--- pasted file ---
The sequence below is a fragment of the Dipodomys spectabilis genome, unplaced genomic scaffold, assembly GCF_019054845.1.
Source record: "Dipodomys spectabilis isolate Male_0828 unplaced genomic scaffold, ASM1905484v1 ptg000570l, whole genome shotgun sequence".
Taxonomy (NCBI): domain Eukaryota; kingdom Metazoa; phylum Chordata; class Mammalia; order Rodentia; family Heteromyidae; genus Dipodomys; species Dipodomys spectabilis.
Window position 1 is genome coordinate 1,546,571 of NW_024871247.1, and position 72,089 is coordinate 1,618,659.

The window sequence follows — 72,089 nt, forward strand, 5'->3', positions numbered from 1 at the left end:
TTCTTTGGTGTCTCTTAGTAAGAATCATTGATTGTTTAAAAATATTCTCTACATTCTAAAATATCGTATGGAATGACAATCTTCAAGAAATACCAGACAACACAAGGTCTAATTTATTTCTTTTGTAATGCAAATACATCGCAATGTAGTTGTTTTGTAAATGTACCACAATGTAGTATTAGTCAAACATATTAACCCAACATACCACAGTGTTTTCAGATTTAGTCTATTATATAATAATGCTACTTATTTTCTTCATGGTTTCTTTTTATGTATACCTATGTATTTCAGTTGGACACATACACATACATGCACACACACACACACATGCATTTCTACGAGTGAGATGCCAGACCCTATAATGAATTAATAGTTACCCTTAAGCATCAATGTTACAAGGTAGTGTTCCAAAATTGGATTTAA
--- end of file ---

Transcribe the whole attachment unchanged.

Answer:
The sequence below is a fragment of the Dipodomys spectabilis genome, unplaced genomic scaffold, assembly GCF_019054845.1.
Source record: "Dipodomys spectabilis isolate Male_0828 unplaced genomic scaffold, ASM1905484v1 ptg000570l, whole genome shotgun sequence".
Taxonomy (NCBI): domain Eukaryota; kingdom Metazoa; phylum Chordata; class Mammalia; order Rodentia; family Heteromyidae; genus Dipodomys; species Dipodomys spectabilis.
Window position 1 is genome coordinate 1,546,571 of NW_024871247.1, and position 72,089 is coordinate 1,618,659.

The window sequence follows — 72,089 nt, forward strand, 5'->3', positions numbered from 1 at the left end:
TTCTTTGGTGTCTCTTAGTAAGAATCATTGATTGTTTAAAAATATTCTCTACATTCTAAAATATCGTATGGAATGACAATCTTCAAGAAATACCAGACAACACAAGGTCTAATTTATTTCTTTTGTAATGCAAATACATCGCAATGTAGTTGTTTTGTAAATGTACCACAATGTAGTATTAGTCAAACATATTAACCCAACATACCACAGTGTTTTCAGATTTAGTCTATTATATAATAATGCTACTTATTTTCTTCATGGTTTCTTTTTATGTATACCTATGTATTTCAGTTGGACACATACACATACATGCACACACACACACACATGCATTTCTACGAGTGAGATGCCAGACCCTATAATGAATTAATAGTTACCCTTAAGCATCAATGTTACAAGGTAGTGTTCCAAAATTGGATTTAA